Summary: Understanding the functions of suffering in the Christian life would help us cope with them.


1 PETER 4:12-19


ILLUSTRATION One of my children asked why we don’t practice fasting or flagellation during the observant of Lent. Flagellation is the practice of a person to whip himself or herself as a public penance. iblically speaking, the best expression of repentance is a changed lifestyle as a result of faith and obedience to Christ’s Lordship.

On the other hand, some believers think that since they have expressed their faith and obedience to Christ, they should not suffer anymore. Christ already suffered for us therefore we should just reap the blessing of his sacrifices on the cross.

Our meditation this morning reminds us that suffering is very much a part of our relationship with Christ. Understanding the reasons and the process of dealing with them should help us go through with it with ease.

Please open your bibles to 1 Peter 4:12-19 and let us find out why we need to suffer for Christ and what we can do to cope with them.


Our passage says that early believers were surprised at the painful trial they suffered and thought that it was as though something strange were happening to them.

What kind of sufferings were Peter’s readers experiencing?

1. Suffering for doing what is good because one is conscious of God. (1 Peter 2:19)

It is obvious that people do not appreciate your good deeds because you are conscious of God. They think that you simply want to impress others and make them look bad. Others thought that you are self-righteous and critical of their behaviors.

2. Suffering for being a Christian. (1 Peter 4:16)

Not everyone recognize the identity and intention of Christ when He died on the cross. A lot of people insulted him and Jesus said that if this happened to him then we must prepare ourselves for the same destiny.

Peter said “don’t be surprised at the painful trial you are suffering as though something strange were happening to you.”

Why would Peter’s readers not be surprised at the painful trial they were suffering?

1. Sufferings prove the genuineness of our faith (1 Peter 1:6-7)

Suffering is not to be regarded as something foreign to Christian experience but rather as a refining test. As gold is extracted and refined by fire so is our faith being refined by trials and sufferings.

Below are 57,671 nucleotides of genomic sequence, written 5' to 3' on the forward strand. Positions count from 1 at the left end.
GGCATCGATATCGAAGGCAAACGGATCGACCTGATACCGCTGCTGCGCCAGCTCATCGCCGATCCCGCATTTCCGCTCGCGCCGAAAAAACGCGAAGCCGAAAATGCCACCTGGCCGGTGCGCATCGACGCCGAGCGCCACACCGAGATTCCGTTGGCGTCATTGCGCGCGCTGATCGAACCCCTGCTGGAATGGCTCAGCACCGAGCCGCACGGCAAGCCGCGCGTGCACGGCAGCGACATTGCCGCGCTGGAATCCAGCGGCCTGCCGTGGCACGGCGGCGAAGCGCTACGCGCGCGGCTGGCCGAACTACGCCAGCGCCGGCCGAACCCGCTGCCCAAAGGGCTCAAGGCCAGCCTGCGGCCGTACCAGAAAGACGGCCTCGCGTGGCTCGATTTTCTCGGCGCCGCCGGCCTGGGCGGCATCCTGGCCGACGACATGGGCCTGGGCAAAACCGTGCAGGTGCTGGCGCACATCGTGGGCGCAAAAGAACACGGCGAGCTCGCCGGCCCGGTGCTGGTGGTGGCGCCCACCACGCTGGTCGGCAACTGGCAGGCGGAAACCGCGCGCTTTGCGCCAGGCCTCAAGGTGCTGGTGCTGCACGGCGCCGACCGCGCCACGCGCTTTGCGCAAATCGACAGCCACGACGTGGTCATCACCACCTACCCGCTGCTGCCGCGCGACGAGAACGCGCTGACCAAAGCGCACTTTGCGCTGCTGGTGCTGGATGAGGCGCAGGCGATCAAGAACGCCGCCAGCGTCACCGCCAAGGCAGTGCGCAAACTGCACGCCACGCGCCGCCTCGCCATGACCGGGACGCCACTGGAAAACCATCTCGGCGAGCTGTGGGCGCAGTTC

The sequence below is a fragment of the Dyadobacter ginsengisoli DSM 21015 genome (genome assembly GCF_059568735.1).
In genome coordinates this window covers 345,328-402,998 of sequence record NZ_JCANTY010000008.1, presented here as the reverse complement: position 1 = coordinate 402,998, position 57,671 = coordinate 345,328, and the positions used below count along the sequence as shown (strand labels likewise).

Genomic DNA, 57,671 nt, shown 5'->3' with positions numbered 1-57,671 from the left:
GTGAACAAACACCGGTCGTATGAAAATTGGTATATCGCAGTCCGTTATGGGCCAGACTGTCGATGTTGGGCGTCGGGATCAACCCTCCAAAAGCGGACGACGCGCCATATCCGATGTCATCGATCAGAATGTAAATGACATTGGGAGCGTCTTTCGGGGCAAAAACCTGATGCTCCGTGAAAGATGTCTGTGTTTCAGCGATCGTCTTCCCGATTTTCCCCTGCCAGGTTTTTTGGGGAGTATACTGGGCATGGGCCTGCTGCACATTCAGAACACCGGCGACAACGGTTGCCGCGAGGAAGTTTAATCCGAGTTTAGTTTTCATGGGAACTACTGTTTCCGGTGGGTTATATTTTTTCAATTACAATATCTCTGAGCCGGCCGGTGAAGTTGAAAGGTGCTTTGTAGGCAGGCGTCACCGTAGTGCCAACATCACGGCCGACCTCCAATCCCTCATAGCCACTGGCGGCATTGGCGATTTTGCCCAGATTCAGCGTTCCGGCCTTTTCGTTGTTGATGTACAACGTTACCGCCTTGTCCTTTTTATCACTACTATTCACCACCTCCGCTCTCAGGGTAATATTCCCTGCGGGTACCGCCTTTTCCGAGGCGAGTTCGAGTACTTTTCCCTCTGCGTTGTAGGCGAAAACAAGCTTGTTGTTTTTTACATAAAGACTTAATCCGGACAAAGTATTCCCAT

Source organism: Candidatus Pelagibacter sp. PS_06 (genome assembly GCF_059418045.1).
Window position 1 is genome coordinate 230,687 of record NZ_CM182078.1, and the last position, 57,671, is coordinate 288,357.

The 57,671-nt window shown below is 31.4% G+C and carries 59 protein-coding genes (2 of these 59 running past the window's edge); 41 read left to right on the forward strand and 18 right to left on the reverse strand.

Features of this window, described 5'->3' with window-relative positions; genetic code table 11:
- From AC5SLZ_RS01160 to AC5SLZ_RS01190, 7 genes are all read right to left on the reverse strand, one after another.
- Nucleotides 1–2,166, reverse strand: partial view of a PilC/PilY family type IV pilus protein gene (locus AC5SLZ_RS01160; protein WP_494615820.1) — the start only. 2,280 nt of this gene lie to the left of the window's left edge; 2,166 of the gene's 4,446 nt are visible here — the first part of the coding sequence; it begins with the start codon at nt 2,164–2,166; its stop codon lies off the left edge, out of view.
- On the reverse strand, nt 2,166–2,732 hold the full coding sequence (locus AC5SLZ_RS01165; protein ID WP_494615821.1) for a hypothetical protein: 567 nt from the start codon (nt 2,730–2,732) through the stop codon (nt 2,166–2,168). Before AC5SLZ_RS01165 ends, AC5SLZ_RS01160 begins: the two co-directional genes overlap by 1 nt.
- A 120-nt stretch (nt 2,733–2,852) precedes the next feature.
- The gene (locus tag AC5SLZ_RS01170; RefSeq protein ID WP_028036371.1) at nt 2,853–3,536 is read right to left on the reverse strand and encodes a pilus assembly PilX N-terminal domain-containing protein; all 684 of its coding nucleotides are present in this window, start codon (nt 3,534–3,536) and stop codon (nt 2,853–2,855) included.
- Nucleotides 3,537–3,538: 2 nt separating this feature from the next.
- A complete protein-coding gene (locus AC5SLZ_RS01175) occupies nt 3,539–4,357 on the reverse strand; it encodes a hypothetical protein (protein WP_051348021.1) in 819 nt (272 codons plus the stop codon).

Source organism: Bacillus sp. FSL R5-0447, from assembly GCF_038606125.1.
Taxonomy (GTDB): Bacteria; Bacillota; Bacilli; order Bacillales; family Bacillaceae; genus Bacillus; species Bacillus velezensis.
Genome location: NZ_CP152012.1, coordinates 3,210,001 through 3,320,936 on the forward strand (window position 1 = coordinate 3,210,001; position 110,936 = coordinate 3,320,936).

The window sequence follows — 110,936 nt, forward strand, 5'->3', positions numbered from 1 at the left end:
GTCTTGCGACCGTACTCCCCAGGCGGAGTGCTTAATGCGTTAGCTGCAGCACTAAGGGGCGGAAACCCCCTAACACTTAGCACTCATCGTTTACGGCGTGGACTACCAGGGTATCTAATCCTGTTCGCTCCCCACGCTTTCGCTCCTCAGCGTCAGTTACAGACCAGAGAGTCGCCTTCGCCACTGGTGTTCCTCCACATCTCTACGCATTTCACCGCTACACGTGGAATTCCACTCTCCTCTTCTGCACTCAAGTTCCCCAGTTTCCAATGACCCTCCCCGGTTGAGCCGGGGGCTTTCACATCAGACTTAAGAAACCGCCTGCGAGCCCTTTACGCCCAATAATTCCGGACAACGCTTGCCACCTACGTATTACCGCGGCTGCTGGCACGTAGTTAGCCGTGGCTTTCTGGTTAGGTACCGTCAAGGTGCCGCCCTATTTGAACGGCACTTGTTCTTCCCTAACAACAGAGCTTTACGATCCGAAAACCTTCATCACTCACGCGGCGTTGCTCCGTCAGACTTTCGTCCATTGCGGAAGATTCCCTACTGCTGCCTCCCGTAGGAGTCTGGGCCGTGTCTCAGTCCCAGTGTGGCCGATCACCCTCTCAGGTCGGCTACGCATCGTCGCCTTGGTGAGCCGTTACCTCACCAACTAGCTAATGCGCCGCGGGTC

The genuineness and strength of faith can be proven by subjecting it to trials and sufferings. God wanted us to have faith that will pass every type of testing. We must have faith that outlived the sufferings and trials of life.

ILLUSTRATION Christians are like tea; their real strength is not drawn out until they get into hot water. —Daily Bread

2. Sufferings are part of God’s calling. (1 Peter 2:21-23)

Jesus said, "If the world hates you, keep in mind that it hated me first" (John 15:18). Let us realize that suffering is part of the package that Christianity offers. Sufferings are instrument of Satan to discourage us but they are God’s instrument to develop Christ likeness in us.

ILLUSTRATION A LITTLE PIECE OF WOOD once complained bitterly because its owner kept whittling away at it, cutting it, and filling it with holes, but the one who was cutting it so relentlessly paid no attention to its complaining. He was making a flute out of that piece of ebony, and he was too wise to desist from doing so, even though the wood complained bitterly.

He seemed to say, “Little piece of wood, without these holes, and all this cutting, you would be a black stick forever—just a useless piece of ebony. What I am doing now may make you think that I am destroying you, but, instead, I will change you into a flute, and your sweet music will charm the souls of men and comfort many a sorrowing heart. My cutting you is the making of you, for only thus can you be a blessing in the world.”—M. R. Dehaan, Broken Things

3. Sufferings allow us to participate in the sufferings of Christ. (1 Peter 4:13)

Christian should rejoice because he is participating in Christ’s sufferings. There is no glory without sacrifices. (2 Corinthians 1:5) Christian rejoicing rests on the fact that as Christians share in Christ’s suffering, so they will share in his glory with great joy.

ILLUSTRATION In his book Knowing God, J. I. Packer writes: “It is often the case, as all the saints know, that fellowship with the Father and the Son is most vivid and sweet, and Christian joy the greatest, when the cross is heaviest.”

4. Sufferings reveal the presence of the Spirit of glory and of God. (1 Peter 4:14)

Jesus said, "Blessed are you when people insult you, persecute you and falsely say all kinds of evil against you because of me. Rejoice and be glad because great is your reward in heaven…" (Matthew 5:11-12).

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Jesse Bennett

commented on Dec 2, 2008

Brother Dan you hit the nail on the head. I loved your sermon, it was a great help in formulating my thoughts on the subjest. Lord bless you!!!!!!!!!!!!!!!!! Pastor Jesse Shawnee Ok

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